Nothin’ to Lose
by Ken Sharp with Paul Stanley and Gene Simmons
It! Books (Harper Collins)
Love ’em or leave ’em, KISS is a super group with a super story, and theirs warrants the near-endless slew of recent tell-alls and bios.
Light on authorship, yet big on story, Nothin’ to Lose is a treasure trove jammed with insightful insider/outsider commentary from a compelling cast of characters — the people who were there and who played a role in making early Kisstory.
From firsthand accounts of band members to managers, producers, agents, promoters, record execs, photographers, club owners, and the like, this one delivers BIG! In fact, the book’s list of contributors reads like a “Who’s Who” of arena rock kingpins. Superstars, including members of Rush, Journey, Aerosmith, The Red Hot Chili Peppers, and Alice Cooper all wax nostalgically throughout the 500-plus pages of this “Rock and Roll 101” history book. However, not all of the trips down memory lane are warm and fuzzy — and that’s when it gets really good.
I was depressed after seeing KISS and I remember that I went and got drunk after that show. I didn’t dig it. –Burton Cummings (The Guess Who)
Oh my God, this is so stupid. –Tom Hamilton (Aerosmith)
It’s likely that few of KISS’ most ardent fans would be terribly enriched by another “trash and burn” tell-all or laborious laundry list of Gene Simmons’ sexual conquests. And therein lies the book’s true charm — pages and pages (and pages) of honest, pure, and personal testimonies from “Average Joes” whose paths crossed with KISS over the years. Making for some of the book’s most engaging content are interview excerpts, such as the ones with the (now grown) teens pictured on the back cover of ALIVE! and the people responsible for staging the infamous Cadillac, Michigan KISS promotion in 1975.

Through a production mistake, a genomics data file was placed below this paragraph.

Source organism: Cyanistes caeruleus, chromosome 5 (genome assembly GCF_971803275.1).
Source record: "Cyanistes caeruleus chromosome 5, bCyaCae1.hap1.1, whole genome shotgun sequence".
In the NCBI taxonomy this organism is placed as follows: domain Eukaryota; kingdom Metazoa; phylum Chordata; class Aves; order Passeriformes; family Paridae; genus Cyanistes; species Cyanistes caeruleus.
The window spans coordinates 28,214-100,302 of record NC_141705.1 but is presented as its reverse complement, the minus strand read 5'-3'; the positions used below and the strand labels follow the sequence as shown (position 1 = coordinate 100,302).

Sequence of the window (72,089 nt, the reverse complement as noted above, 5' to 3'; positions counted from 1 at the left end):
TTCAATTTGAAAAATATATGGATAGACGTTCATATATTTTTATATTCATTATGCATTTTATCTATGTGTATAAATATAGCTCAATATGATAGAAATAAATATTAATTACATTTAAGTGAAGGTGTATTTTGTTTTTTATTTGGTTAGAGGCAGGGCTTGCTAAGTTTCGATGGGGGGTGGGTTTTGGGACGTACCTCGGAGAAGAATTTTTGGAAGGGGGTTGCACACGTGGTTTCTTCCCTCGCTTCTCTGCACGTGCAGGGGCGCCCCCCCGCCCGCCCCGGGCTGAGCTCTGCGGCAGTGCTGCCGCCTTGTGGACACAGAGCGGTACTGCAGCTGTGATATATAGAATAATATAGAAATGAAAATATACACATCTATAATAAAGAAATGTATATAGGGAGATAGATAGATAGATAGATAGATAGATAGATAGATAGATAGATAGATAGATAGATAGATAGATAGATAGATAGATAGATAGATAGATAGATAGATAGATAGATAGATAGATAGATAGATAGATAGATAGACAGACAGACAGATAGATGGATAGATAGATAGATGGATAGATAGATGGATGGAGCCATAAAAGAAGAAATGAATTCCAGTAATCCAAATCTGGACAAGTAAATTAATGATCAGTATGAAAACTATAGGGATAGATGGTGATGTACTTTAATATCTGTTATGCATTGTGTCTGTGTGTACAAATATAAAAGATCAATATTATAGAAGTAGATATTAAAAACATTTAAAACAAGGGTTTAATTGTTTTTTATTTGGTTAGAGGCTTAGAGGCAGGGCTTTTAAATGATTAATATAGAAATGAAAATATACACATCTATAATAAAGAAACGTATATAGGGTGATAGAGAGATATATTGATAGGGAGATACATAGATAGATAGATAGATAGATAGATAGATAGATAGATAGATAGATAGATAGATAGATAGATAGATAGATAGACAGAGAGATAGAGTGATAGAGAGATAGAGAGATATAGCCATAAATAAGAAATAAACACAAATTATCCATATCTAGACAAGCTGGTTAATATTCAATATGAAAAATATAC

And thank goodness there’s a ton from the early road crew, who are, by the way, exactly the guys you want to talk to in order to get the real rock star scoop. There are accounts like pyro technician Peter “Moose” Oreckinto’s nearly blowing off his hand in 1974 and stage manager JR Smalling’s recollections of run-ins with the KKK on early KISS tours. Nothin’ to Lose oozes payoff.
Even most of the band members’ recollections are personal and offered with little pretense. One case would be a near life-ending catamaran incident in Honolulu, Hawaii in 1976: “It made me aware of how unimportant I am in the world. The world’s gonna go on and I’m dead.” –Paul Stanley
Another added bonus is that Nothin’ to Lose is absolutely packed with candid, behind-the-scenes photos. For me, a longtime bona fide KISS Freak, the pics alone make the book worth the price of admission.
Few dates are attached to the commentary, so just where and when the interviews took place is anybody’s guess, but it doesn’t matter. It all fits in place and flows nicely, telling what seems to be a pretty complete, thorough and (I’d wager a guess), accurate story.
For diehards who crave dish from the glory days, back when KISS was a rock band, this one is a must-read.